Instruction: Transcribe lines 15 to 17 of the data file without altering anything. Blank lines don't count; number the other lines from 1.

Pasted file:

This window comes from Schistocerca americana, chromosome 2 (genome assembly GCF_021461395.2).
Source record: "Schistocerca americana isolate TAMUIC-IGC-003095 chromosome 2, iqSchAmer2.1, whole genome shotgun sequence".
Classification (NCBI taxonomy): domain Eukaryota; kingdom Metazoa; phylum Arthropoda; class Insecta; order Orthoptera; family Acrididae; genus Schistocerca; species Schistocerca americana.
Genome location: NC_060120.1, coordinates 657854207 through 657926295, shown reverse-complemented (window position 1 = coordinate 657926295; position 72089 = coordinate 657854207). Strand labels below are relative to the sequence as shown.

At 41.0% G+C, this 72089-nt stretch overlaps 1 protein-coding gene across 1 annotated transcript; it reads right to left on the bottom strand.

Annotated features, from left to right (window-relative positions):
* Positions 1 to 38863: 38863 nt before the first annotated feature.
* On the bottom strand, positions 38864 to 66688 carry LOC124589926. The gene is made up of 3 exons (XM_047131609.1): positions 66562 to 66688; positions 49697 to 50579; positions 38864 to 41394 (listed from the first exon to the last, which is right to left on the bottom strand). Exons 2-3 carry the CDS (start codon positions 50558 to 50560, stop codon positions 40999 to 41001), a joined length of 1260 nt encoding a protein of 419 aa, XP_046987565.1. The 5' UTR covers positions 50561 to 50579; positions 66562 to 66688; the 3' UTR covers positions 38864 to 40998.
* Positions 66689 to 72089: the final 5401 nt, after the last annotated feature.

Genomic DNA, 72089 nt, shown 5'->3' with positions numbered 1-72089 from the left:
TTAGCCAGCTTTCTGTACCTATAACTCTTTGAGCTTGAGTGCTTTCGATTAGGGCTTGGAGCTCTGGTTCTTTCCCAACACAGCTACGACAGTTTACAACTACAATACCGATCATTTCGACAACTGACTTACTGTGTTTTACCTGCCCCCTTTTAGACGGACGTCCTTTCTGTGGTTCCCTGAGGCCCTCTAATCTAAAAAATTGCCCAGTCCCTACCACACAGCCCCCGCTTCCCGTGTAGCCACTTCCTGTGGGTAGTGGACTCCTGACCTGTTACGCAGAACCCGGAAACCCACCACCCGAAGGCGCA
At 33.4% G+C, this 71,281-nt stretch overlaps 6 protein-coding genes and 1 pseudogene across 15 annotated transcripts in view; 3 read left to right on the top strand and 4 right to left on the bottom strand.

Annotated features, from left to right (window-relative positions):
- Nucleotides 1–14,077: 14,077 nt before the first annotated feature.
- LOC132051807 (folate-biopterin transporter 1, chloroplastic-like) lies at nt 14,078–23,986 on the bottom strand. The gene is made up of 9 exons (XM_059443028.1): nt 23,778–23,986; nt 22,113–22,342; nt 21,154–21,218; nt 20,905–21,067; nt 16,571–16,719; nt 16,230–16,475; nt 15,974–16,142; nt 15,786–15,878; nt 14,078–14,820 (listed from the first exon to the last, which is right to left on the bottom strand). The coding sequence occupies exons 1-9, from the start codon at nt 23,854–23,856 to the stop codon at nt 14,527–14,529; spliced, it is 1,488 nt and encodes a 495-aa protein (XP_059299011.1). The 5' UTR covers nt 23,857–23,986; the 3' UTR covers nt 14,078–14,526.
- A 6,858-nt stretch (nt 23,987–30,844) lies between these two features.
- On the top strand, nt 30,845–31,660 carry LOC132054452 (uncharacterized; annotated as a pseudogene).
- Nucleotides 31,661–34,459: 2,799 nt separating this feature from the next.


- LOC132051807 (folate-biopterin transporter 1, chloroplastic-like) lies at nt 14,078–23,986 on the bottom strand. The gene is made up of 9 exons (XM_059443028.1): nt 23,778–23,986; nt 22,113–22,342; nt 21,154–21,218; nt 20,905–21,067; nt 16,571–16,719; nt 16,230–16,475; nt 15,974–16,142; nt 15,786–15,878; nt 14,078–14,820 (listed from the first exon to the last, which is right to left on the bottom strand). The coding sequence occupies exons 1-9, from the start codon at nt 23,854–23,856 to the stop codon at nt 14,527–14,529; spliced, it is 1,488 nt and encodes a 495-aa protein (XP_059299011.1). The 5' UTR covers nt 23,857–23,986; the 3' UTR covers nt 14,078–14,526.
- A 6,858-nt stretch (nt 23,987–30,844) lies between these two features.
- On the top strand, nt 30,845–31,660 carry LOC132054452 (uncharacterized; annotated as a pseudogene).